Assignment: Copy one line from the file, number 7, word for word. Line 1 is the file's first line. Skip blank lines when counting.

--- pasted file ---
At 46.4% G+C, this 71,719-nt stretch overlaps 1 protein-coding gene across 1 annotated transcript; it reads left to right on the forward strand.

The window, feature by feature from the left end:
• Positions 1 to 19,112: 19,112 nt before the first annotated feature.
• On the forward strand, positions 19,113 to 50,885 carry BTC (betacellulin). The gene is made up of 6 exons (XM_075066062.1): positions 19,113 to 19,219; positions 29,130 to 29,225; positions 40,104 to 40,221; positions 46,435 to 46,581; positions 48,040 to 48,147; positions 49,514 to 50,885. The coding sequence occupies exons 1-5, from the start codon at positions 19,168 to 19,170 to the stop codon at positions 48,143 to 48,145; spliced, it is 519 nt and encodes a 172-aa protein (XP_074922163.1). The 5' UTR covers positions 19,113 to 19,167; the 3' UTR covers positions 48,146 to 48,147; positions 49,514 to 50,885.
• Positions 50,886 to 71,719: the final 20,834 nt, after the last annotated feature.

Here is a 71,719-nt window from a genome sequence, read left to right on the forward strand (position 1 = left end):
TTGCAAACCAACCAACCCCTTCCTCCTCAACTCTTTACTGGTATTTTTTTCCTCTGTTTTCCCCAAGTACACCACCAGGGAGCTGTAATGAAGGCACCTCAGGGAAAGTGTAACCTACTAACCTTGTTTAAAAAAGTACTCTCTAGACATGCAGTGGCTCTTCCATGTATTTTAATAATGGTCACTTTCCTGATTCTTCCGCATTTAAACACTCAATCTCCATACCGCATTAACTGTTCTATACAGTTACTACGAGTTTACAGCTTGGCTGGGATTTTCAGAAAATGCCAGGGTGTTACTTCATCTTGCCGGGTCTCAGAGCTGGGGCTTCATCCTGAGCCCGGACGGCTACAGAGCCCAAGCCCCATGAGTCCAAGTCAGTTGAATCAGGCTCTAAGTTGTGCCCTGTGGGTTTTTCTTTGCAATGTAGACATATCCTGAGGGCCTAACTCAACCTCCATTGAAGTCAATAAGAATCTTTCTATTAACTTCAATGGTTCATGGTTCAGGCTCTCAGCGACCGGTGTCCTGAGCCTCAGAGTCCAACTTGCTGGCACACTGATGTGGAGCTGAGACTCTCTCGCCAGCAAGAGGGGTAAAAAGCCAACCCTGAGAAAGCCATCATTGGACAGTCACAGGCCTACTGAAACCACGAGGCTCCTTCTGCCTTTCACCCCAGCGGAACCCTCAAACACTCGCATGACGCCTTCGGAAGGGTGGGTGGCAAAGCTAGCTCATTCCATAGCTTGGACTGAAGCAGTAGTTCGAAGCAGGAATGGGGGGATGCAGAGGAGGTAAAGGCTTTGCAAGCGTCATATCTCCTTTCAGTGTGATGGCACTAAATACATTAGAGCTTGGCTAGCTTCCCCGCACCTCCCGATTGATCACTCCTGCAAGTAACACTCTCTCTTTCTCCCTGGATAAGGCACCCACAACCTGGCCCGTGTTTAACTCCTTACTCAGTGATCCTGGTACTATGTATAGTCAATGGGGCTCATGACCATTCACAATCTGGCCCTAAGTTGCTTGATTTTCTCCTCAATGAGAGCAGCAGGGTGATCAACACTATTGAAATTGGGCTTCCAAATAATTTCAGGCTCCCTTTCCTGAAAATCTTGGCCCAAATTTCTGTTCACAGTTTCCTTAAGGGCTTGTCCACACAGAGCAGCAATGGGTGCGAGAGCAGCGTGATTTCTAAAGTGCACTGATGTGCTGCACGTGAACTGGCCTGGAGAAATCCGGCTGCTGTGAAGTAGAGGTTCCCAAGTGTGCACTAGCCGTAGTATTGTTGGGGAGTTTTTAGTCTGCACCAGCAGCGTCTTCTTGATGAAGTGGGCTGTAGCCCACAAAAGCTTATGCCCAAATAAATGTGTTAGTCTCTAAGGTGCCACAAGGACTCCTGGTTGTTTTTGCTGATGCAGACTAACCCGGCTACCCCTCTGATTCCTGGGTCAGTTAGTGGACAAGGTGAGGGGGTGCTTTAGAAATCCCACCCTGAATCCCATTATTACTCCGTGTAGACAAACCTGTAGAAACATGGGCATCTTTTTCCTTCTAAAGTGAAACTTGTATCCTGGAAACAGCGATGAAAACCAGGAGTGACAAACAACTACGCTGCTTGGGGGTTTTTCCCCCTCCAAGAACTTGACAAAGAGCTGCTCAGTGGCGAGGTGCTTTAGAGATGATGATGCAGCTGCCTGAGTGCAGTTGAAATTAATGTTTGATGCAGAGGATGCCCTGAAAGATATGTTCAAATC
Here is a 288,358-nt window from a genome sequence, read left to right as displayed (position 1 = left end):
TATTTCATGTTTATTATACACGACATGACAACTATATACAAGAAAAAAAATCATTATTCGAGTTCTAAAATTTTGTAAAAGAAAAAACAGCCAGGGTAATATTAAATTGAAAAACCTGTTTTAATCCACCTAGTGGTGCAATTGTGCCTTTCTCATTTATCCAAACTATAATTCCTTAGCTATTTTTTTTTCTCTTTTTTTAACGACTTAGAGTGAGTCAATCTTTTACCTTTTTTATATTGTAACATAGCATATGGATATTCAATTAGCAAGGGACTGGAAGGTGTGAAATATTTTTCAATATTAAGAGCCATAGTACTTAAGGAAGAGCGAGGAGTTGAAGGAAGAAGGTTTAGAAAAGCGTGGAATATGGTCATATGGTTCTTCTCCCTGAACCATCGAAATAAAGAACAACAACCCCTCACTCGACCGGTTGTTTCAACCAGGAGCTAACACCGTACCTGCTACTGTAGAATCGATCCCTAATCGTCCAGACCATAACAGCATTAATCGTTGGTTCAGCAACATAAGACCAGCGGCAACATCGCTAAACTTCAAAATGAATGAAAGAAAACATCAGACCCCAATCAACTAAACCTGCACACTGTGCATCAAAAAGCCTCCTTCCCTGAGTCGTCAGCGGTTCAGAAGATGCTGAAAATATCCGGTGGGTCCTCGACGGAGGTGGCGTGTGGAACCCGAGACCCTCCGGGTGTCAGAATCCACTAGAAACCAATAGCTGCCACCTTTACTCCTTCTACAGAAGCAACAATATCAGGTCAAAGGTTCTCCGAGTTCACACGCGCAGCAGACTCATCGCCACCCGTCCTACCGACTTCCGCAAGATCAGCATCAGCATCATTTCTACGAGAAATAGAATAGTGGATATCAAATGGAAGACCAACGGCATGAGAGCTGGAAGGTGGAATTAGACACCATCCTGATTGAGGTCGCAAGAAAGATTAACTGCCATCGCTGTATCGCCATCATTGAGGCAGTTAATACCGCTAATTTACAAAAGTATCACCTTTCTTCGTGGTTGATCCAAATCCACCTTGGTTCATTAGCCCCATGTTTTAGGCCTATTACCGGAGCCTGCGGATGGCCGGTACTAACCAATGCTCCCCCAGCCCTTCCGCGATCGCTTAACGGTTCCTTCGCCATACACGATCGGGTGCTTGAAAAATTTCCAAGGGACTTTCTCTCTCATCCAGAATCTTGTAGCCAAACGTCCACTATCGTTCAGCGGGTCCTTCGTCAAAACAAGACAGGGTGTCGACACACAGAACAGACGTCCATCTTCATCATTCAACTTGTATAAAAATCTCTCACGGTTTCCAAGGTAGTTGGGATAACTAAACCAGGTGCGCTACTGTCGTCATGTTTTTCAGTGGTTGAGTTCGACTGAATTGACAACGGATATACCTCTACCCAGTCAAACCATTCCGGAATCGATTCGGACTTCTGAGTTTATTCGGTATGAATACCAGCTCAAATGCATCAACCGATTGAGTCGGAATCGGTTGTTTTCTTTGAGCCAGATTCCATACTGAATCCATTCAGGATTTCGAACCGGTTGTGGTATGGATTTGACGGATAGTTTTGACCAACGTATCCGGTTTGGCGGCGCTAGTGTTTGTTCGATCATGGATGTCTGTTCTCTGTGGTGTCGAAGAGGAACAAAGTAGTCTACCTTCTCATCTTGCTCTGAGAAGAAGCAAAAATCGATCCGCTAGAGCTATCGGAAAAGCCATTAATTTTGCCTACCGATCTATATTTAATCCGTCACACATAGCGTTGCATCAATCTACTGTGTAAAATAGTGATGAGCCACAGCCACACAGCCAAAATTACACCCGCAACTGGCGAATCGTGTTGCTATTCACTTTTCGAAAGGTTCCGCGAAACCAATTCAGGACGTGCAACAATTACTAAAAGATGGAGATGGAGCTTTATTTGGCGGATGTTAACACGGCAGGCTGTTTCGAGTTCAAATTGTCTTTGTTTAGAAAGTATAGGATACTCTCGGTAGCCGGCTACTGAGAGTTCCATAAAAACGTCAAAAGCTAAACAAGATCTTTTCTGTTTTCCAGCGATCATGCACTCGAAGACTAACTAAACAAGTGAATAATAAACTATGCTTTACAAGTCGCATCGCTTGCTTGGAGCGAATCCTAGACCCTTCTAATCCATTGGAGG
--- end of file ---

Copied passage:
TTGCAAACCAACCAACCCCTTCCTCCTCAACTCTTTACTGGTATTTTTTTCCTCTGTTTTCCCCAAGTACACCACCAGGGAGCTGTAATGAAGGCACCTCAGGGAAAGTGTAACCTACTAACCTTGTTTAAAAAAGTACTCTCTAGACATGCAGTGGCTCTTCCATGTATTTTAATAATGGTCACTTTCCTGATTCTTCCGCATTTAAACACTCAATCTCCATACCGCATTAACTGTTCTATACAGTTACTACGAGTTTACAGCTTGGCTGGGATTTTCAGAAAATGCCAGGGTGTTACTTCATCTTGCCGGGTCTCAGAGCTGGGGCTTCATCCTGAGCCCGGACGGCTACAGAGCCCAAGCCCCATGAGTCCAAGTCAGTTGAATCAGGCTCTAAGTTGTGCCCTGTGGGTTTTTCTTTGCAATGTAGACATATCCTGAGGGCCTAACTCAACCTCCATTGAAGTCAATAAGAATCTTTCTATTAACTTCAATGGTTCATGGTTCAGGCTCTCAGCGACCGGTGTCCTGAGCCTCAGAGTCCAACTTGCTGGCACACTGATGTGGAGCTGAGACTCTCTCGCCAGCAAGAGGGGTAAAAAGCCAACCCTGAGAAAGCCATCATTGGACAGTCACAGGCCTACTGAAACCACGAGGCTCCTTCTGCCTTTCACCCCAGCGGAACCCTCAAACACTCGCATGACGCCTTCGGAAGGGTGGGTGGCAAAGCTAGCTCATTCCATAGCTTGGACTGAAGCAGTAGTTCGAAGCAGGAATGGGGGGATGCAGAGGAGGTAAAGGCTTTGCAAGCGTCATATCTCCTTTCAGTGTGATGGCACTAAATACATTAGAGCTTGGCTAGCTTCCCCGCACCTCCCGATTGATCACTCCTGCAAGTAACACTCTCTCTTTCTCCCTGGATAAGGCACCCACAACCTGGCCCGTGTTTAACTCCTTACTCAGTGATCCTGGTACTATGTATAGTCAATGGGGCTCATGACCATTCACAATCTGGCCCTAAGTTGCTTGATTTTCTCCTCAATGAGAGCAGCAGGGTGATCAACACTATTGAAATTGGGCTTCCAAATAATTTCAGGCTCCCTTTCCTGAAAATCTTGGCCCAAATTTCTGTTCACAGTTTCCTTAAGGGCTTGTCCACACAGAGCAGCAATGGGTGCGAGAGCAGCGTGATTTCTAAAGTGCACTGATGTGCTGCACGTGAACTGGCCTGGAGAAATCCGGCTGCTGTGAAGTAGAGGTTCCCAAGTGTGCACTAGCCGTAGTATTGTTGGGGAGTTTTTAGTCTGCACCAGCAGCGTCTTCTTGATGAAGTGGGCTGTAGCCCACAAAAGCTTATGCCCAAATAAATGTGTTAGTCTCTAAGGTGCCACAAGGACTCCTGGTTGTTTTTGCTGATGCAGACTAACCCGGCTACCCCTCTGATTCCTGGGTCAGTTAGTGGACAAGGTGAGGGGGTGCTTTAGAAATCCCACCCTGAATCCCATTATTACTCCGTGTAGACAAACCTGTAGAAACATGGGCATCTTTTTCCTTCTAAAGTGAAACTTGTATCCTGGAAACAGCGATGAAAACCAGGAGTGACAAACAACTACGCTGCTTGGGGGTTTTTCCCCCTCCAAGAACTTGACAAAGAGCTGCTCAGTGGCGAGGTGCTTTAGAGATGATGATGCAGCTGCCTGAGTGCAGTTGAAATTAATGTTTGATGCAGAGGATGCCCTGAAAGATATGTTCAAATC